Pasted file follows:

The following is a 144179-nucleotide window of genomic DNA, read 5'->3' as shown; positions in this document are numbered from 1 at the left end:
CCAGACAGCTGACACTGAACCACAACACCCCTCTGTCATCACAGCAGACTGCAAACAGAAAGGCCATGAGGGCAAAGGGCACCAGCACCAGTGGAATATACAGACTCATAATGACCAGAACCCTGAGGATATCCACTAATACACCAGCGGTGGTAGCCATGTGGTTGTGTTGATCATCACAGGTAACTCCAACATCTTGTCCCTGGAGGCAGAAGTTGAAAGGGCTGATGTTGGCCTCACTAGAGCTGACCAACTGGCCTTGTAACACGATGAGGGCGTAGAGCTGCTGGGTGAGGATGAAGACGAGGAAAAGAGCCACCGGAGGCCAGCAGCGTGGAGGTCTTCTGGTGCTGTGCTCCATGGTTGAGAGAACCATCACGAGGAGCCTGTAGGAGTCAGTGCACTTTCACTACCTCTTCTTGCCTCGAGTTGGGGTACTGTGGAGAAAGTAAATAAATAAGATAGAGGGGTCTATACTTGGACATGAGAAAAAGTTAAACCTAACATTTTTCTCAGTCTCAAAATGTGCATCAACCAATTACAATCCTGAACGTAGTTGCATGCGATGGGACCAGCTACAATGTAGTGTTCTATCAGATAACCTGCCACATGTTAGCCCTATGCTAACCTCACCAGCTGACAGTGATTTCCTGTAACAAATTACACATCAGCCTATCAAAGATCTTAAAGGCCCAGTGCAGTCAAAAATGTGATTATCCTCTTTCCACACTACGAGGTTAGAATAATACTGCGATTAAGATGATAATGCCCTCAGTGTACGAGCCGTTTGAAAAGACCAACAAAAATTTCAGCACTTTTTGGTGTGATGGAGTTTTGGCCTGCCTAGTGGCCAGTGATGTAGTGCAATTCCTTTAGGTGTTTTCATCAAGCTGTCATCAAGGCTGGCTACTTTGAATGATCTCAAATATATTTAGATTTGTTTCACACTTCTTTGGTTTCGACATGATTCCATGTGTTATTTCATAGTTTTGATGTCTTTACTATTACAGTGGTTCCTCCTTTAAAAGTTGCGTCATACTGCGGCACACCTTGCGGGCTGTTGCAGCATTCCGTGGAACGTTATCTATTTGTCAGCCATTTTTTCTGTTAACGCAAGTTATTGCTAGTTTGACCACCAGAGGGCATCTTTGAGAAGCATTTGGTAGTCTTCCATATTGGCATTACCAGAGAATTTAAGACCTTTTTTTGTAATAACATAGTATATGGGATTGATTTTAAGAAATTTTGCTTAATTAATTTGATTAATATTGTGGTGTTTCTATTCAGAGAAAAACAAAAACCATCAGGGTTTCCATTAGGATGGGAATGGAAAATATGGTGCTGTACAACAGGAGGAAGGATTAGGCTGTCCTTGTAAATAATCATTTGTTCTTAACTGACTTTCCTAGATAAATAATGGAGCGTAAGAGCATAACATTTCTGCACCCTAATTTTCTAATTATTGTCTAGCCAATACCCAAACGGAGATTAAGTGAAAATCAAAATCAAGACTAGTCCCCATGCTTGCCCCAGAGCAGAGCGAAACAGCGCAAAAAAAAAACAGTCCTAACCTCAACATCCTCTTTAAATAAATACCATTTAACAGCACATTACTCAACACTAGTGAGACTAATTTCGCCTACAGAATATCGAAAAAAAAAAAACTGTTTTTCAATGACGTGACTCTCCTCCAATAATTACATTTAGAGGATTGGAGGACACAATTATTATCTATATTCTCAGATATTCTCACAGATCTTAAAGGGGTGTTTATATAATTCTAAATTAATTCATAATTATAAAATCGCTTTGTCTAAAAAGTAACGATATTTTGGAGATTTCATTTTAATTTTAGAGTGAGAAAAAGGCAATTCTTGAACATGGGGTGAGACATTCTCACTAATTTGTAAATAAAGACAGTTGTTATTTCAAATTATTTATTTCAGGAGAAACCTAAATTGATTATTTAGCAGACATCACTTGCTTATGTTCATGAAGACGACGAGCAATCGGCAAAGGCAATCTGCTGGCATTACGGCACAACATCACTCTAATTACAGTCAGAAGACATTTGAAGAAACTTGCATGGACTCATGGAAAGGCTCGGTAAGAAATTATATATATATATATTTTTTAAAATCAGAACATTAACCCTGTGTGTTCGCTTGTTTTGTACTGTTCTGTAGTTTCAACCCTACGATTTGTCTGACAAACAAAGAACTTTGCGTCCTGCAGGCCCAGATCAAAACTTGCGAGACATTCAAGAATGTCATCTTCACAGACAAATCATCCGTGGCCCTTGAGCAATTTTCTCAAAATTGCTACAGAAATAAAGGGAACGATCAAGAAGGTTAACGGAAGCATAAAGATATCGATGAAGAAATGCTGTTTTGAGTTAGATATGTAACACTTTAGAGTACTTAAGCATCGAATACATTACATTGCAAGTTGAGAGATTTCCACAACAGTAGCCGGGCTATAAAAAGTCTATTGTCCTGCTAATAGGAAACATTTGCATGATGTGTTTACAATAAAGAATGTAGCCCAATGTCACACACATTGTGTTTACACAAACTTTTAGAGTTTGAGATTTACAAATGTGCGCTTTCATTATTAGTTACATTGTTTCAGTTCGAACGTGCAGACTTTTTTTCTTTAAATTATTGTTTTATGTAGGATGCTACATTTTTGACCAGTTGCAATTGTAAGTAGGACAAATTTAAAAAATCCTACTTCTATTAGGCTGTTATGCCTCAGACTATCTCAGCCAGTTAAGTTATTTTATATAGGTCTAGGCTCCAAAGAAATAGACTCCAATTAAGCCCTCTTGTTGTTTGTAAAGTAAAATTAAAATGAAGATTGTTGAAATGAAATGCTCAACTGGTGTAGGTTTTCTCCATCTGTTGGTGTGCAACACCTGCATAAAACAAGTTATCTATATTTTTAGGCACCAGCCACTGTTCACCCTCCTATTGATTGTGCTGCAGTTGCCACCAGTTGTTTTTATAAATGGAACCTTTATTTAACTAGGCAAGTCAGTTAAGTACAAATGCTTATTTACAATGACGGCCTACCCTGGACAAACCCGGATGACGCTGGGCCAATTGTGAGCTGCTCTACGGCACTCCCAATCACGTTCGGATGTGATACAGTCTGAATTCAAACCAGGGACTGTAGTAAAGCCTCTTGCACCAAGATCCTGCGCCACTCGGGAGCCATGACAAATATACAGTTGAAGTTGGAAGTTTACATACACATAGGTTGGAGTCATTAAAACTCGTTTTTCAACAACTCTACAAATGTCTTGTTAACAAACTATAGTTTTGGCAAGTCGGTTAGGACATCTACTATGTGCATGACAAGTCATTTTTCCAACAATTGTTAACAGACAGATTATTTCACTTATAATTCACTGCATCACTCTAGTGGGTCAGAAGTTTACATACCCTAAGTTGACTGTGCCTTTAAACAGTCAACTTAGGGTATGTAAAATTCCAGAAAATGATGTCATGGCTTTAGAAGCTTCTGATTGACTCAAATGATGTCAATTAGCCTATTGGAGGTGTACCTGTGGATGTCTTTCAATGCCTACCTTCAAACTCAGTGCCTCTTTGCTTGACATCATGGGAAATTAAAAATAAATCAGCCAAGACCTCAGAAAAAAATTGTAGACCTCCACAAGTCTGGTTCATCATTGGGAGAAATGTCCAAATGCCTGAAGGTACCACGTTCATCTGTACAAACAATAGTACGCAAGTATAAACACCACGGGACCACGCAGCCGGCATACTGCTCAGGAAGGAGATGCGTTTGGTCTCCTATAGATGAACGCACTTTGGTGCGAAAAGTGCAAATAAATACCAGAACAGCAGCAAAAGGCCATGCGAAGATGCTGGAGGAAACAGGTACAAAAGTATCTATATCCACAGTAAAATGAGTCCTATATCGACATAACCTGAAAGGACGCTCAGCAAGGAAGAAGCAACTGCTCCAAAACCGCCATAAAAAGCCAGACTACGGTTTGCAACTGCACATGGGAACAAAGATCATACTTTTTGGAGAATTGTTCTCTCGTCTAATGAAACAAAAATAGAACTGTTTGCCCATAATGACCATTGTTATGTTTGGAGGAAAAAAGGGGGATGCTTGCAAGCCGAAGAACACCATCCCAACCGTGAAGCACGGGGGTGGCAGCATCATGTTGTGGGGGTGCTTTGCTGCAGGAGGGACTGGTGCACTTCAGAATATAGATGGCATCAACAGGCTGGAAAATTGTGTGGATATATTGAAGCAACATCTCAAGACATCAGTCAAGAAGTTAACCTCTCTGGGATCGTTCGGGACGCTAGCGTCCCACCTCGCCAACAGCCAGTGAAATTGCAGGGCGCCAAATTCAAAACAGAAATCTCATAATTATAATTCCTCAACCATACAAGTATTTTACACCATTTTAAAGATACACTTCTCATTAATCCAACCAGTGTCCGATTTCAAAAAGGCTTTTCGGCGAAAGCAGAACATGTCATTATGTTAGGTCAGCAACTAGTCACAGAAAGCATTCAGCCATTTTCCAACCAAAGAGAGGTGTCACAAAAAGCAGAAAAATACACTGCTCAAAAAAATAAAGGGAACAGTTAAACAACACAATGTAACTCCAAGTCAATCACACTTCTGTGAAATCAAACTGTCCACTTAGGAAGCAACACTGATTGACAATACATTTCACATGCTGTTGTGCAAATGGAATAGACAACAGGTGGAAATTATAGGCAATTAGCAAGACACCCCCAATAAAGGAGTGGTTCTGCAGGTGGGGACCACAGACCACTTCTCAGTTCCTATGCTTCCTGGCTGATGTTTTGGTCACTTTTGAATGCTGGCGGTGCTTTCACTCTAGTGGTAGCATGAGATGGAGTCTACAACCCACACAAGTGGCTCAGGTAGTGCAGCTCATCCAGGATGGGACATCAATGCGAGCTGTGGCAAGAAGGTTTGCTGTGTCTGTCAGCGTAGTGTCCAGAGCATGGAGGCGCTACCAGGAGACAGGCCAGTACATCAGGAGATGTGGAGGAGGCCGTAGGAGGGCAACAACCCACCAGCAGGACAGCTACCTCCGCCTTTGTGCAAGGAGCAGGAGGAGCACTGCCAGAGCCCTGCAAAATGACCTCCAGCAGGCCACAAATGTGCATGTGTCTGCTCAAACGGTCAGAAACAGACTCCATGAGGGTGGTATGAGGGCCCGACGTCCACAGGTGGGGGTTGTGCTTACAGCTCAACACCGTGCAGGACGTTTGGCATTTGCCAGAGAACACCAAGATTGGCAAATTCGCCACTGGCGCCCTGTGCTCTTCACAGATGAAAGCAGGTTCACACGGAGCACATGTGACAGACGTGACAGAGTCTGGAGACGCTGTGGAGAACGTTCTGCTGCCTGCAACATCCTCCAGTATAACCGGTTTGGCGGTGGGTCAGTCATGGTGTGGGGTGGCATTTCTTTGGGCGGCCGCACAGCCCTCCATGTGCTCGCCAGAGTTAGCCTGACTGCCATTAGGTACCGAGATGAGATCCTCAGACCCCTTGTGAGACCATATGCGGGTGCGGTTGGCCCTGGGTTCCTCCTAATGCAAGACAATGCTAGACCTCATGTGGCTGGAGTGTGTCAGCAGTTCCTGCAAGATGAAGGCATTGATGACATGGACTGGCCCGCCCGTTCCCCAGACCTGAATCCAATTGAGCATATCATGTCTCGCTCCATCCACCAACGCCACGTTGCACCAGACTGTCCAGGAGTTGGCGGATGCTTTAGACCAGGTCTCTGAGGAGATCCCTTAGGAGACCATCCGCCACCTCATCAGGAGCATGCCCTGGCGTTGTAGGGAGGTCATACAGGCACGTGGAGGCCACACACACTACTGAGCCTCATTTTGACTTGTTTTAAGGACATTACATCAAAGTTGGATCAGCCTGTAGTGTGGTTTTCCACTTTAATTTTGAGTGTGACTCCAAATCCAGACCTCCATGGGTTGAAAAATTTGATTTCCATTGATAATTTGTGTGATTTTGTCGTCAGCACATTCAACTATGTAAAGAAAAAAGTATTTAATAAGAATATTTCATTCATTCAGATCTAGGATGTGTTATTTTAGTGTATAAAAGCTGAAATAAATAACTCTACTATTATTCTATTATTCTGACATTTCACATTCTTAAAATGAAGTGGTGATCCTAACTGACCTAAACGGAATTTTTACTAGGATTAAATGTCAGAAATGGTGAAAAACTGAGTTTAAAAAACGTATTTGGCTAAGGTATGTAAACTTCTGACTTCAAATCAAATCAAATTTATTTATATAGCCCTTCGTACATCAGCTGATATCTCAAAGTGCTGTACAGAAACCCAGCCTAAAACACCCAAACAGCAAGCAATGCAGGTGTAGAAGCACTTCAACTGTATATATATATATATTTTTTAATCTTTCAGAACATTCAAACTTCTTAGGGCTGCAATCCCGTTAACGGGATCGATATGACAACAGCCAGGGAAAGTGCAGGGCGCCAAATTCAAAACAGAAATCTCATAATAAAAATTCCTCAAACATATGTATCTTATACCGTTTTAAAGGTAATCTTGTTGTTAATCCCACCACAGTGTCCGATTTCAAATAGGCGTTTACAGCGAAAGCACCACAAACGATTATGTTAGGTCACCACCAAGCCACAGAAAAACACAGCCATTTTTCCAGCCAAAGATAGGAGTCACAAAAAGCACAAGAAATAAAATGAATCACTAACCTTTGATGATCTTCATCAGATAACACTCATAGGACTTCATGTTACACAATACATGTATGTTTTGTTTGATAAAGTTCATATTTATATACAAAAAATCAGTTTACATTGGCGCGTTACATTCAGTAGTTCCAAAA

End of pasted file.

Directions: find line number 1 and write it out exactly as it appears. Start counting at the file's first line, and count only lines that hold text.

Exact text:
The following is a 144179-nucleotide window of genomic DNA, read 5'->3' as shown; positions in this document are numbered from 1 at the left end: